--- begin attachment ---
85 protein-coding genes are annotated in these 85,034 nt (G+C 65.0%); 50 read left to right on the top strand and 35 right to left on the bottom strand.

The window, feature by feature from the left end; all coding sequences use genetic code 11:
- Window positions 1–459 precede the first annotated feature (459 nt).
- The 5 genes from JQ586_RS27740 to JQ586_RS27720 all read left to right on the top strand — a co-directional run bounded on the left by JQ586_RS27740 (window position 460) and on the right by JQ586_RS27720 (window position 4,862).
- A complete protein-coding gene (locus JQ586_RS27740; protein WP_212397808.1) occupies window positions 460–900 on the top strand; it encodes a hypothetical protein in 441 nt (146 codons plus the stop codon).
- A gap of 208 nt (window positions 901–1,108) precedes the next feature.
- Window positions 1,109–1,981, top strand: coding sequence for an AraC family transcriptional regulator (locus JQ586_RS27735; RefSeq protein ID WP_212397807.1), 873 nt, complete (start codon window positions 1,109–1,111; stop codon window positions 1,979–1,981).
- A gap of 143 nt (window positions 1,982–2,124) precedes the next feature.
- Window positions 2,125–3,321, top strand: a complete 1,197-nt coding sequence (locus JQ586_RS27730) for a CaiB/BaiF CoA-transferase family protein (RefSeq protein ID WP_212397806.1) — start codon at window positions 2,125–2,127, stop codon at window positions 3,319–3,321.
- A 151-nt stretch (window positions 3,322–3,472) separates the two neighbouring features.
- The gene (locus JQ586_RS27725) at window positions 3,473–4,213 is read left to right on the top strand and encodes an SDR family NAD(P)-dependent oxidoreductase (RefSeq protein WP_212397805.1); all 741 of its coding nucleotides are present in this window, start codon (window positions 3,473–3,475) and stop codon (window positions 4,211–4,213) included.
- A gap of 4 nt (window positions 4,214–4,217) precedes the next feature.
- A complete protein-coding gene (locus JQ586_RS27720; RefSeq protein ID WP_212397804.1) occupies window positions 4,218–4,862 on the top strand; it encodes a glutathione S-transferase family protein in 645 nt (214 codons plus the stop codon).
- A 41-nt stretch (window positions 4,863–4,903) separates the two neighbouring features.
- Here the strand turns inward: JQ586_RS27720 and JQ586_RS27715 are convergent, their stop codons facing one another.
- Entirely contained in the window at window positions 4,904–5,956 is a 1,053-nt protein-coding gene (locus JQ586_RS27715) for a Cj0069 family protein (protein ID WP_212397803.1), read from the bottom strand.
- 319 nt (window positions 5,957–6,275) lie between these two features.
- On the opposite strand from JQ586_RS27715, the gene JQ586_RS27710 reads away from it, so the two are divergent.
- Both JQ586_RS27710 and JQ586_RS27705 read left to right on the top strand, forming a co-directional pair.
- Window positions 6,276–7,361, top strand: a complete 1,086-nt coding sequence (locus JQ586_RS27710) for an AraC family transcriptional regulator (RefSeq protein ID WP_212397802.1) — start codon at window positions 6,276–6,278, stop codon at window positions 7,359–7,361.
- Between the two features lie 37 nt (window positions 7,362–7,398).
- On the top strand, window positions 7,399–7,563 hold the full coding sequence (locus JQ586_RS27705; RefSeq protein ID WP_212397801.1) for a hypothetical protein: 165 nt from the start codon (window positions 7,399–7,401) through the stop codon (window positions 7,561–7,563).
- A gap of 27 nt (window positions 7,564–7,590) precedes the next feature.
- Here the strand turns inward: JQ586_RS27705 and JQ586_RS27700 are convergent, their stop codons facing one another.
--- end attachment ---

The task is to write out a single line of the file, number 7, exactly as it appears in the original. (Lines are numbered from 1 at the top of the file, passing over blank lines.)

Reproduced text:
- Window positions 1,109–1,981, top strand: coding sequence for an AraC family transcriptional regulator (locus JQ586_RS27735; RefSeq protein ID WP_212397807.1), 873 nt, complete (start codon window positions 1,109–1,111; stop codon window positions 1,979–1,981).